“In an age when the challenges to affirmative action mount and the political commitment to ensuring diversity is being whittled away by referenda and court challenges, I will engage our campus in finding new ways to reflect the rich ethnic, racial, cultural and socio-economic tapestry of our state — African American, Native American, Latino, documented, and undocumented alike, among us — at every level and in every part of the university.”

— Berkeley Chancellor Nicholas B. Dirks in his inaugural address

Here at the University of California, Berkeley, we’ve intentionally shifted from the typical “diversity crisis” response mode commonly seen in higher education to instead take a proactive approach to campus diversity and inclusion. We apply what we call the “diversity catalyst” model to create positive change in the university.

Bringing the Diversity Catalyst Model to Life

Simply desiring a more equitable and inclusive campus does not create change. Five elements provide the foundation for Berkeley’s success with the diversity catalyst model:


Berkeley will work with its partners to make the campus a reflection of the state of California at every level of our community: students, faculty, and staff. That means that all of us can have the opportunity to work and study side-by-side with people from different backgrounds and life experiences. Hardworking, talented students are able to overcome the obstacles that stand in their way so they have a fair shot at a Berkeley education. And hardworking, talented staff and faculty find Berkeley to be a community where their contributions are welcome and respected.

We do this work because education has the power to transform individuals, institutions, and the world. If we succeed, Berkeley will be a national leader, as well as a global leader, in higher education by preparing students, staff, and faculty to become global citizens.


Leadership from the very top of the campus administration is imperative in the diversity catalyst model. In his inauguration address in 2005, then-Chancellor Robert Birgeneau affirmed the campus’s commitment by stating, “UC Berkeley has always been motivated by serving the public good, and I see no higher ideal than working for equity and inclusion for all.”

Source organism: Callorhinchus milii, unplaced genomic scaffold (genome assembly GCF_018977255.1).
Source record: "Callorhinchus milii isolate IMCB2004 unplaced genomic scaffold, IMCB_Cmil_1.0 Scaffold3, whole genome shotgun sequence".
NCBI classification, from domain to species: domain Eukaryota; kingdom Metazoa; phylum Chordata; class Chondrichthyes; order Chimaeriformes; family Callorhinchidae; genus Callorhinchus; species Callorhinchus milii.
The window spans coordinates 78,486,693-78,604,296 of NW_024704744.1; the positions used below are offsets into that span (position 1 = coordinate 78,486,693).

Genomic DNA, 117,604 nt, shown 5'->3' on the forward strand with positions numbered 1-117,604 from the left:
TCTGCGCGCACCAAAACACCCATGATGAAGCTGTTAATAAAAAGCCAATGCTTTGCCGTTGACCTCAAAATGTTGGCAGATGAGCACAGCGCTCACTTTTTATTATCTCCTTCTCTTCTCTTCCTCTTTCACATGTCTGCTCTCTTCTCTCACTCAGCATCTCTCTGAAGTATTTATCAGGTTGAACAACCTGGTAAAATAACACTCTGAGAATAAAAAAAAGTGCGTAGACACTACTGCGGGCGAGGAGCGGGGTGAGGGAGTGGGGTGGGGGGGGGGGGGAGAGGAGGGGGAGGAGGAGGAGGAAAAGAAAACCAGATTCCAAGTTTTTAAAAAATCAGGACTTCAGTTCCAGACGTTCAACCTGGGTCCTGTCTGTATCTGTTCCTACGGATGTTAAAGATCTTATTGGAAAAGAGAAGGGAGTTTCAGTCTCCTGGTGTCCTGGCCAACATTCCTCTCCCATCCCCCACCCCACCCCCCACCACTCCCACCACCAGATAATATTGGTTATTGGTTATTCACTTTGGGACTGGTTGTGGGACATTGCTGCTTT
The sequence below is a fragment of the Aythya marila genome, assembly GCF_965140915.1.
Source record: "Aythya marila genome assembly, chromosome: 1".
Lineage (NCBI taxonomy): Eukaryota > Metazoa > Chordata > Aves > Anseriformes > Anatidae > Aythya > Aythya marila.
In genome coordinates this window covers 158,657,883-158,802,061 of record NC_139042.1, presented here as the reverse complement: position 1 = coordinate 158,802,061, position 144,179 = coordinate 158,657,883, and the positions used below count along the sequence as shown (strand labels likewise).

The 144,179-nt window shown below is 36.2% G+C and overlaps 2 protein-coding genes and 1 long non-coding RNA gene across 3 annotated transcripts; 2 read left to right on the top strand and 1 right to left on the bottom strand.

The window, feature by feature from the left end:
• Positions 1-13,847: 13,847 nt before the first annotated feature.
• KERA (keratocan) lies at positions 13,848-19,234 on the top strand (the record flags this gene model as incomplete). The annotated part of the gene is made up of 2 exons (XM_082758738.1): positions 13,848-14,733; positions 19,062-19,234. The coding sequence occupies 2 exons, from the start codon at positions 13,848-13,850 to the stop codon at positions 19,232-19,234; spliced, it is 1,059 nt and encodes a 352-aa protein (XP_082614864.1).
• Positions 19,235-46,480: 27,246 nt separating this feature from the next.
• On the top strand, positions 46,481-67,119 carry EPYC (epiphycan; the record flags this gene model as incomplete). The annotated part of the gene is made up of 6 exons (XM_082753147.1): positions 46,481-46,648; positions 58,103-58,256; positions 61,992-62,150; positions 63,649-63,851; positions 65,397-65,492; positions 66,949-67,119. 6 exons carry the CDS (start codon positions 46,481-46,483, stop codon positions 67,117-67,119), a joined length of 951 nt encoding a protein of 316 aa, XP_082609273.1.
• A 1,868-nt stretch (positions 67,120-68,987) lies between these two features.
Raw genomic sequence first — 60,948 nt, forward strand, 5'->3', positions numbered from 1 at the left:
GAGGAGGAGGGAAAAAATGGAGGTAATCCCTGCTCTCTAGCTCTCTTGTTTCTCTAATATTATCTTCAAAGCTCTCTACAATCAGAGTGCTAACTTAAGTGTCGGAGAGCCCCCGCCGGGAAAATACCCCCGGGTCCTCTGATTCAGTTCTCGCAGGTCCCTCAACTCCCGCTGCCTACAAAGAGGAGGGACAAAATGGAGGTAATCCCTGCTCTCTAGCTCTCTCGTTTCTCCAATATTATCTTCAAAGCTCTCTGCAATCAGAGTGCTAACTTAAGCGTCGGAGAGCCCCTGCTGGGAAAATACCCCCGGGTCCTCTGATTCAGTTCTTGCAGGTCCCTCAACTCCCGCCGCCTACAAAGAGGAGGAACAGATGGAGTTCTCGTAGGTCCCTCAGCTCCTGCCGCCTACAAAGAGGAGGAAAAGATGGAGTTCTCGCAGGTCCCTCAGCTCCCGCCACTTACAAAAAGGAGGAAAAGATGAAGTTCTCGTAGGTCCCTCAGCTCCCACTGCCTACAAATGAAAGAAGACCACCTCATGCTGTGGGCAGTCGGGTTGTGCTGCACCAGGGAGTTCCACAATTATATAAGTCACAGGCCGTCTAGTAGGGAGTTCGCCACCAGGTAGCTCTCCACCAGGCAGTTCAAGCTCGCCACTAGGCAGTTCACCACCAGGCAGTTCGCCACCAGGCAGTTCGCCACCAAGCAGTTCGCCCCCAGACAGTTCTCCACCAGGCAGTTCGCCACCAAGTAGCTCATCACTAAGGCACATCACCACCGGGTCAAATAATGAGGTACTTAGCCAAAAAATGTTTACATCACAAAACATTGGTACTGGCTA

In 2006, Berkeley faculty and the administration designed the mission and structure of Berkeley’s first Division of Equity & Inclusion. In 2007, Gibor Basri, distinguished professor of astrophysics, became the division’s founding vice chancellor, as well as the first vice chancellor for diversity in the University of California system.


A strategic plan must be at the core of the diversity catalyst model. Without one, universities are prone to operating in a reactive diversity crisis model, without the necessary strategies and resources to create and sustain positive change. That is why, upon his appointment as vice chancellor for equity and inclusion, Gibor Basri said that his first task would be to create a diversity strategic plan — one that would encompass the entire campus community — faculty, students, and staff. The resulting plan is driven by three core strategies and accompanying metrics:

  • Responsive Research, Teaching, and Public Service
  • Expanded Pathways for Access and Success
  • Engaging and Healthy Campus Climate 

With this strategic plan in place, Berkeley could then design the infrastructure needed to support such an ambitious plan, develop a fundraising plan, and build collaborations with campus and community partners.

Download the Plan


The Division of Equity & Inclusion is the home base for Berkeley’s diversity catalyst model. Headed by the vice chancellor for equity and inclusion, the division has a solid and nimble infrastructure to support existing programs and new innovations through expert advice, counsel, and best practices, including many of the ones described in this report.

The division serves numerous programs that support and advocate for undergraduate students, graduate students, and postdoctoral fellows; promote staff and faculty diversity and equity; and open doors to a four-year college degree for low-income and first-generation high school and community college students. In addition, with the philanthropic support of the Evelyn & Walter Haas, Jr. Fund, the division founded the Haas Institute for a Fair and Inclusive Society, the research arm of our efforts.


Berkeley harnesses the power of partnership both on and off campus. Rather than a “go-it-alone” attitude, we prefer to show our partners what is possible and to give them the tools to catalyze change.

We believe partnership is a constant force in the diversity catalyst model. Even though the division provides infrastructure and support, our work isn’t isolated to one office, to one floor, or to one building on campus. Because everyone has a stake in diversity, our work is purposefully spread across campus departments and beyond. We believe that all students, faculty, and staff have the power to transform Berkeley into a community where opportunity is both valued and practiced.

Learn more about the philanthropic organizations that made this work and report possible.